To determine the length of a message body, support these techniques: the Content-length header, and the server closing the connection. You will never have to support the self-delimiting "multipart/byteranges" technique.


Assume Request-URI = absoluteURI | abs_path.


In order to avoid request loops, a proxy MUST be able to recognize all of its server names, including any aliases, local variations, and the numeric IP address.


In order to avoid request loops, a proxy MUST be able to recognize all of its server name and the numeric IP address.

HPS's client does not know HPS exists. Therefore, the request is formatted for a standard web server. The web server is actually HPS, which behaves 'like' a proxy, but is transparent to the client. Thus, for this assignment an abs_path is a legal Request-URI.


Assume that HPS will receive only GET requests.


Do not forward syntactically bad HTTP requests. Detect them and return status code 400.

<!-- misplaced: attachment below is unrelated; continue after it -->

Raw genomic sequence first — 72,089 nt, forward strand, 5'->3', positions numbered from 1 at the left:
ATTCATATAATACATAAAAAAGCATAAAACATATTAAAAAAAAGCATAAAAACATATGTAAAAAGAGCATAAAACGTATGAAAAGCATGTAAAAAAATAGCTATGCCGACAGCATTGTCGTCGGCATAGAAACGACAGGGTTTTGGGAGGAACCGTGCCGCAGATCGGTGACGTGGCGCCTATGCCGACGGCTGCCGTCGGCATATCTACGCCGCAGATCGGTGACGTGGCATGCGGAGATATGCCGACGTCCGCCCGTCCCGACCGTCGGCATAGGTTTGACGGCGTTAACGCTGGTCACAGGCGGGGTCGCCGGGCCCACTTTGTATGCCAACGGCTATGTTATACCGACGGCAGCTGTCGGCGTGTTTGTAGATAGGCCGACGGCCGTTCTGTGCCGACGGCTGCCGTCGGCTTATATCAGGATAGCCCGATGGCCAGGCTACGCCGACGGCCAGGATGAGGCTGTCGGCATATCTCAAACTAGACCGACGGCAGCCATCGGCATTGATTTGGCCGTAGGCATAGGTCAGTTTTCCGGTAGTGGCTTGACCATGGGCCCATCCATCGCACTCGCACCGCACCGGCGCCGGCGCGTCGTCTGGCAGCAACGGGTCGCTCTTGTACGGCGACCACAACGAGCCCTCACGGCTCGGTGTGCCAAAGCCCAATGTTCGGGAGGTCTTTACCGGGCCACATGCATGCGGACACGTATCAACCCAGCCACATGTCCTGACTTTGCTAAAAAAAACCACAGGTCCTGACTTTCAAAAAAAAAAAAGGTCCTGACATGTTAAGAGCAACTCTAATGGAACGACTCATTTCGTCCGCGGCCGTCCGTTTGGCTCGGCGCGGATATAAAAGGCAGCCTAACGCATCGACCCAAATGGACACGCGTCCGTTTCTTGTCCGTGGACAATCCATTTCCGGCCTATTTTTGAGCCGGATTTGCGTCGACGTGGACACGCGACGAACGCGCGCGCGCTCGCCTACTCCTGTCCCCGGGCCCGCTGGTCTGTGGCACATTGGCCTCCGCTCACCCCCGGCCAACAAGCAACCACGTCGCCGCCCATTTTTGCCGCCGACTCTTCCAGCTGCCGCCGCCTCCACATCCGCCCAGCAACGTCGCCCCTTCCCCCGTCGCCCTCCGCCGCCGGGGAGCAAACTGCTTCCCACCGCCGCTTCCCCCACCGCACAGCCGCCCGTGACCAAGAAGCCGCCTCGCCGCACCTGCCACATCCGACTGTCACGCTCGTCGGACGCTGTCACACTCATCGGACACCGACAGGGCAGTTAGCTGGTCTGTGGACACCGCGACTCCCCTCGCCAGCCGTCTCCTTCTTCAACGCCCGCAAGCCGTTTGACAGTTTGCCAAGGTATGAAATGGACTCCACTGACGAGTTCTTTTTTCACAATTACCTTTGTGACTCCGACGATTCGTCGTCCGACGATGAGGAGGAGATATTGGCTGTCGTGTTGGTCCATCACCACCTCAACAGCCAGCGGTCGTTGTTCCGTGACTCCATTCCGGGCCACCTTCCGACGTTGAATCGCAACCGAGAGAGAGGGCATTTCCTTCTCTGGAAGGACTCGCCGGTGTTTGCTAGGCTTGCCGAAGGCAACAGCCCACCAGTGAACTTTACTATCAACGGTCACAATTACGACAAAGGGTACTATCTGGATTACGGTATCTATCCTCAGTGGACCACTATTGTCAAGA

HPS MUST detect requests for HPS’s server name or numeric IP address. This will avoid request loops. Return status code 400 in this case. (A clearer error would be nice, but the HTTP/1.1 Spec doesn't provide one.)


via = received-by





Start early. The semester will end in 3 weeks.

Programming Language

You MUST write your HPS in the Java language. You are not permitted to use these classes in the package: HttpURLConnection, URLConnection, URLDecoder, URLEncode, or URLStreamHandler. You may use (at your own risk) the URL class to parse URLs. Be warned though, that you are responsible the consequences that arise due any bugs in this class.

Software tools